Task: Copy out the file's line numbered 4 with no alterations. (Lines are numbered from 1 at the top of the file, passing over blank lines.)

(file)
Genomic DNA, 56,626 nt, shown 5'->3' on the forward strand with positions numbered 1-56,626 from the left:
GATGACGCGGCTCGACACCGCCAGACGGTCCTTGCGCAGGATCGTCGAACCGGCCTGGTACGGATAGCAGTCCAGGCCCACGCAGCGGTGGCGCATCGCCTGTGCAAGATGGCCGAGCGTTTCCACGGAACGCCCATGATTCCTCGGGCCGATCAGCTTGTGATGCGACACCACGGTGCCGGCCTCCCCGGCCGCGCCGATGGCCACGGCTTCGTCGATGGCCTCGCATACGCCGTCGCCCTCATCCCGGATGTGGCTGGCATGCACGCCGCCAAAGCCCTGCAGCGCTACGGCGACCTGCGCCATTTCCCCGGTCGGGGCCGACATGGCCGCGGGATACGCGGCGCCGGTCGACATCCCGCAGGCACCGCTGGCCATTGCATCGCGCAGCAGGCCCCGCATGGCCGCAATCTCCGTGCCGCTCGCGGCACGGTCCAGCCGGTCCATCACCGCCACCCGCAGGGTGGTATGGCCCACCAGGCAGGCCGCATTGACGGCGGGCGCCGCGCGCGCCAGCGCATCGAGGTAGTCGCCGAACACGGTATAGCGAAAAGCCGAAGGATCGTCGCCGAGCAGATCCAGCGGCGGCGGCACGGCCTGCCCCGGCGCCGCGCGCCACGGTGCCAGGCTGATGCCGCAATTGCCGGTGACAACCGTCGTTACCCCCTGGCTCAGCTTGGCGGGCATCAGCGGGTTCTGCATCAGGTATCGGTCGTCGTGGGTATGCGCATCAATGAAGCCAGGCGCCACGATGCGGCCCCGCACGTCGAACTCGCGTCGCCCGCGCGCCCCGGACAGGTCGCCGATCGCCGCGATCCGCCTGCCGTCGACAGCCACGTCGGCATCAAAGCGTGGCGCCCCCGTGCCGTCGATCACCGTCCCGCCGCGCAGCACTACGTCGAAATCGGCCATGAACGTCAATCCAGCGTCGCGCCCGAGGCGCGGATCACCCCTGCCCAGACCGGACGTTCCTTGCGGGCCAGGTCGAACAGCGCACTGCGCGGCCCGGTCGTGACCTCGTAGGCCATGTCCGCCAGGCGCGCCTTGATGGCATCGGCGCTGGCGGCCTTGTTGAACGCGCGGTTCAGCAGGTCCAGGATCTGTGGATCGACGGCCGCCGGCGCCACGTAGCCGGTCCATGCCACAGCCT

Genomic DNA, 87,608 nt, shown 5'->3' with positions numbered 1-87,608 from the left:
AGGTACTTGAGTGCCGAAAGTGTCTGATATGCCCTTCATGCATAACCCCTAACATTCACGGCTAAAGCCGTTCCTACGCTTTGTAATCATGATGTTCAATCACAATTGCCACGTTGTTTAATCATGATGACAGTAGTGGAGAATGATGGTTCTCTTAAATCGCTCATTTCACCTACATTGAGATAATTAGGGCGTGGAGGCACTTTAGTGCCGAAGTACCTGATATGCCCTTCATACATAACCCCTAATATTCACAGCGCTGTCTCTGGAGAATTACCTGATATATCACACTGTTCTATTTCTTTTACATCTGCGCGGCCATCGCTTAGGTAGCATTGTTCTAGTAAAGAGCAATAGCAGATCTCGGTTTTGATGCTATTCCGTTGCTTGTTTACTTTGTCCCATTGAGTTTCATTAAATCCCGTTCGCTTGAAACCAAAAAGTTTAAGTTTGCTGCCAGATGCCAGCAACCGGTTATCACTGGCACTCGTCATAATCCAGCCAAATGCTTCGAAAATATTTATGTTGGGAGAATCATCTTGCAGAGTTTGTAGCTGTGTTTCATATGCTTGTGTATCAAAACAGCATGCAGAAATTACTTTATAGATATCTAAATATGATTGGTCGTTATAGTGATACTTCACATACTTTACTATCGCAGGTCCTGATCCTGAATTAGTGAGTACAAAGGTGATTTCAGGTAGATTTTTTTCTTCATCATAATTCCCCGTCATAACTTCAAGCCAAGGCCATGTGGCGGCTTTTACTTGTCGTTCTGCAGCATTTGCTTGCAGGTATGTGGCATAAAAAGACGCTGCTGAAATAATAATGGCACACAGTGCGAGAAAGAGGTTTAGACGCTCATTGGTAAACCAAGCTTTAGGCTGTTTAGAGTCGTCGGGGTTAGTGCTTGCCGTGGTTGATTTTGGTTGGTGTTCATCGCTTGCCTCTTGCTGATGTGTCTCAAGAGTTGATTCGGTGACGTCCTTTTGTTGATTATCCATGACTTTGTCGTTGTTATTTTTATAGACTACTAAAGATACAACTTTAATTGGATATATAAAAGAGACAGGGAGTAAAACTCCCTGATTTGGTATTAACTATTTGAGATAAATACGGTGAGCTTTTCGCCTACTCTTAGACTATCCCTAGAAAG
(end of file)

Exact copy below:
AGGTACTTGAGTGCCGAAAGTGTCTGATATGCCCTTCATGCATAACCCCTAACATTCACGGCTAAAGCCGTTCCTACGCTTTGTAATCATGATGTTCAATCACAATTGCCACGTTGTTTAATCATGATGACAGTAGTGGAGAATGATGGTTCTCTTAAATCGCTCATTTCACCTACATTGAGATAATTAGGGCGTGGAGGCACTTTAGTGCCGAAGTACCTGATATGCCCTTCATACATAACCCCTAATATTCACAGCGCTGTCTCTGGAGAATTACCTGATATATCACACTGTTCTATTTCTTTTACATCTGCGCGGCCATCGCTTAGGTAGCATTGTTCTAGTAAAGAGCAATAGCAGATCTCGGTTTTGATGCTATTCCGTTGCTTGTTTACTTTGTCCCATTGAGTTTCATTAAATCCCGTTCGCTTGAAACCAAAAAGTTTAAGTTTGCTGCCAGATGCCAGCAACCGGTTATCACTGGCACTCGTCATAATCCAGCCAAATGCTTCGAAAATATTTATGTTGGGAGAATCATCTTGCAGAGTTTGTAGCTGTGTTTCATATGCTTGTGTATCAAAACAGCATGCAGAAATTACTTTATAGATATCTAAATATGATTGGTCGTTATAGTGATACTTCACATACTTTACTATCGCAGGTCCTGATCCTGAATTAGTGAGTACAAAGGTGATTTCAGGTAGATTTTTTTCTTCATCATAATTCCCCGTCATAACTTCAAGCCAAGGCCATGTGGCGGCTTTTACTTGTCGTTCTGCAGCATTTGCTTGCAGGTATGTGGCATAAAAAGACGCTGCTGAAATAATAATGGCACACAGTGCGAGAAAGAGGTTTAGACGCTCATTGGTAAACCAAGCTTTAGGCTGTTTAGAGTCGTCGGGGTTAGTGCTTGCCGTGGTTGATTTTGGTTGGTGTTCATCGCTTGCCTCTTGCTGATGTGTCTCAAGAGTTGATTCGGTGACGTCCTTTTGTTGATTATCCATGACTTTGTCGTTGTTATTTTTATAGACTACTAAAGATACAACTTTAATTGGATATATAAAAGAGACAGGGAGTAAAACTCCCTGATTTGGTATTAACTATTTGAGATAAATACGGTGAGCTTTTCGCCTACTCTTAGACTATCCCTAGAAAG